17. Drs. Hsiu-Luan Chang and Chun-Zen Shyu presented the current status of conservation and utilization of farm animal and aquatic genetic resources in Chinese Taipei. Dr. Chang started by reporting the importance of conservation of animal genetic resources in her country, citing figures and statistics from FAO. She then proceeded to discuss the objectives of nation program in germplasm preservation and the various methods being used for conservation and utilization of farm animal genetic resources. Next, she touched on how TLRI achieves this through various ways of maintaining live populations, cryopreservation of genetic resources, identification of genotypes, documentation and communication and exchange of information. In the future, Dr. Chang said the main objectives and potential action plans include the establishment of a molecular-based data bank for animal genetic diversity, monitoring and exchanging, strengthening of human resource development, and the promotion of the efficiency of information exchange in animal genetic resources.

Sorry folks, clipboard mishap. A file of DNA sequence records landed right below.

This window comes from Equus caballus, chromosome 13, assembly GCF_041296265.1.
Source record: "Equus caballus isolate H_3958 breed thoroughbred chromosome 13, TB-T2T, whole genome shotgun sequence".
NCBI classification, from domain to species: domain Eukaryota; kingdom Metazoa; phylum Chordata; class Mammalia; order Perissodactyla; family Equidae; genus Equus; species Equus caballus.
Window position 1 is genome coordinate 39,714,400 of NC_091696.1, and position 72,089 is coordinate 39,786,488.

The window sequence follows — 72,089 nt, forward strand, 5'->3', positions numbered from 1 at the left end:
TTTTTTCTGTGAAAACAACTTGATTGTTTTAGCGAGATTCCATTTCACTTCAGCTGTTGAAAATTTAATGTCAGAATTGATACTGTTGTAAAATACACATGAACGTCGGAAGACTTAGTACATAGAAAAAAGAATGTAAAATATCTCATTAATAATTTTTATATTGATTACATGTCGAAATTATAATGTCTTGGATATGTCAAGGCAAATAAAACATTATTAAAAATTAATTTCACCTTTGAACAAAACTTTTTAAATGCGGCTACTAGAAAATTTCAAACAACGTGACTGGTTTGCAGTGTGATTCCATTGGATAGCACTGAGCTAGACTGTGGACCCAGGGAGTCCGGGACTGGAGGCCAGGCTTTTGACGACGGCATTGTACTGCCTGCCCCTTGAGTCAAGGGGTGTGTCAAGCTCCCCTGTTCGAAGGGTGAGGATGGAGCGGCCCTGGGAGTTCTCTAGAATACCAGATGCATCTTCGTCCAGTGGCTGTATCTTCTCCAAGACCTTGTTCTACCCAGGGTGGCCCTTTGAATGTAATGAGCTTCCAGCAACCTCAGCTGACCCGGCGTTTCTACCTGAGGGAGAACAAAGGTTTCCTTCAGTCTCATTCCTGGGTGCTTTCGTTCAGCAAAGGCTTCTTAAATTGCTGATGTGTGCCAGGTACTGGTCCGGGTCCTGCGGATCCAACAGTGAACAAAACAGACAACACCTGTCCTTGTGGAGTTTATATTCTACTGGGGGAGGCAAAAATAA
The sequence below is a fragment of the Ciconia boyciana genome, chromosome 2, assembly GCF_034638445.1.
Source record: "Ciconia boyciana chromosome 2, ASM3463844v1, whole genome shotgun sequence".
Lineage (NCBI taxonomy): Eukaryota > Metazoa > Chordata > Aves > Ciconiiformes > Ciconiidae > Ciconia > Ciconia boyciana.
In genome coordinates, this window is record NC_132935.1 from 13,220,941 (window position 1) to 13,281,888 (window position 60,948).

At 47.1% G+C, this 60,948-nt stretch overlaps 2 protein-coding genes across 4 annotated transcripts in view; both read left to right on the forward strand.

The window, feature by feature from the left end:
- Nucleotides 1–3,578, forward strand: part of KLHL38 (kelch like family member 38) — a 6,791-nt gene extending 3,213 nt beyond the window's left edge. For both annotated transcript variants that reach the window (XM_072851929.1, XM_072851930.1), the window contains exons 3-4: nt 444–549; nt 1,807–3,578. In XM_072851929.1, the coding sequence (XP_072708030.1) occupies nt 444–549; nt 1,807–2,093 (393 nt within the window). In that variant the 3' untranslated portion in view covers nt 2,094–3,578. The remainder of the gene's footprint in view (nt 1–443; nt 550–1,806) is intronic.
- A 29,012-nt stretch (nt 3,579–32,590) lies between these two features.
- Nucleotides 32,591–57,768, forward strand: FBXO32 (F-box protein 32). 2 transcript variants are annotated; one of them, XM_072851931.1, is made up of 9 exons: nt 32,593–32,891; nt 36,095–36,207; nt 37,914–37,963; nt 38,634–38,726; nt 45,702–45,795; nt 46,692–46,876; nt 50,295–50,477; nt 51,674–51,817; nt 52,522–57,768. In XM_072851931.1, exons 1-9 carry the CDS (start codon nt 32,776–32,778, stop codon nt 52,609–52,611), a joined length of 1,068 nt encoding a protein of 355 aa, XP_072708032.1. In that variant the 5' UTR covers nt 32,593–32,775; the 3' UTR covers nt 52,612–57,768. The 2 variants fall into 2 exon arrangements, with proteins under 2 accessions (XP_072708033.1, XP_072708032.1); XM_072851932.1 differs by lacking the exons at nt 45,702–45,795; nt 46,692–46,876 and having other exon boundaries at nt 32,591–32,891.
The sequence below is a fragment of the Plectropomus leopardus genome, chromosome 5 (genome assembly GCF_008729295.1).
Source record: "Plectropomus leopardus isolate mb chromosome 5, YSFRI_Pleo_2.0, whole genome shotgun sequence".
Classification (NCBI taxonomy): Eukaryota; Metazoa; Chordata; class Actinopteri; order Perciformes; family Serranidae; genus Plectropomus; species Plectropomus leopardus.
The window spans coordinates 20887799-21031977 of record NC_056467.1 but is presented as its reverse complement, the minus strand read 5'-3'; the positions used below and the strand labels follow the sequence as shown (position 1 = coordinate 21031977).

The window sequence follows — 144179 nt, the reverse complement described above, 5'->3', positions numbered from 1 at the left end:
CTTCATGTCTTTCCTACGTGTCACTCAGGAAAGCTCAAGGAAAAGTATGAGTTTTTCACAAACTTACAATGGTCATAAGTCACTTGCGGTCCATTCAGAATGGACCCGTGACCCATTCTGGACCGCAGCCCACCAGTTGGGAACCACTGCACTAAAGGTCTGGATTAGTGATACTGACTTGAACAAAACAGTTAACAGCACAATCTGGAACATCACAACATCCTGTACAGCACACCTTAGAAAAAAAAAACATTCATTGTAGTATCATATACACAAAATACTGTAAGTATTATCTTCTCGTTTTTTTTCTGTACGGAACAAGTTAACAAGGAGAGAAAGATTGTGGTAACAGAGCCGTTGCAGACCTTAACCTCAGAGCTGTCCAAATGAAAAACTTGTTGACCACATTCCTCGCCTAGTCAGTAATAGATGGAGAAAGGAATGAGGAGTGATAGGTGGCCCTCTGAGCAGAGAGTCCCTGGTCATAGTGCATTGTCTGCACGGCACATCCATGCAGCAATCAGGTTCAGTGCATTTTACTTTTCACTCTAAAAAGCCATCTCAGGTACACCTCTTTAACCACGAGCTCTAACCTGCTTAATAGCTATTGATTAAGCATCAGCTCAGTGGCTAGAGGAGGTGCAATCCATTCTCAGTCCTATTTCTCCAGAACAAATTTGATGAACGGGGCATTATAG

18. On the other hand, Dr. Chun Zen Shyu discussed the conservation of farm animal and aquatic genetic resources in Chinese Taipei, starting off by enumerating the vast potentials of the country in developing aquaculture. For the purpose of establishing a germplasm bank for aquatic organisms, Dr. Shyu reported that a project was recently funded by the government to investigate the aquatic genetic resources in Chinese Taipei. He said results showed that most of the conservation of genetic resources are done using the ex-situ preservation methodology (finfish broodstock, microalgae, etc.). However, he said government policies and institutions for conservation of genetic resources of aquatic organism is not yet well established. Because researches are scattered, a centralized germplasm bank is therefore needed in a subtropical area like Taiwan. Hopefully, he said, the germplasm will serve as a “window” for international exchange of information and germplasm of aquatic organisms between and among member economies.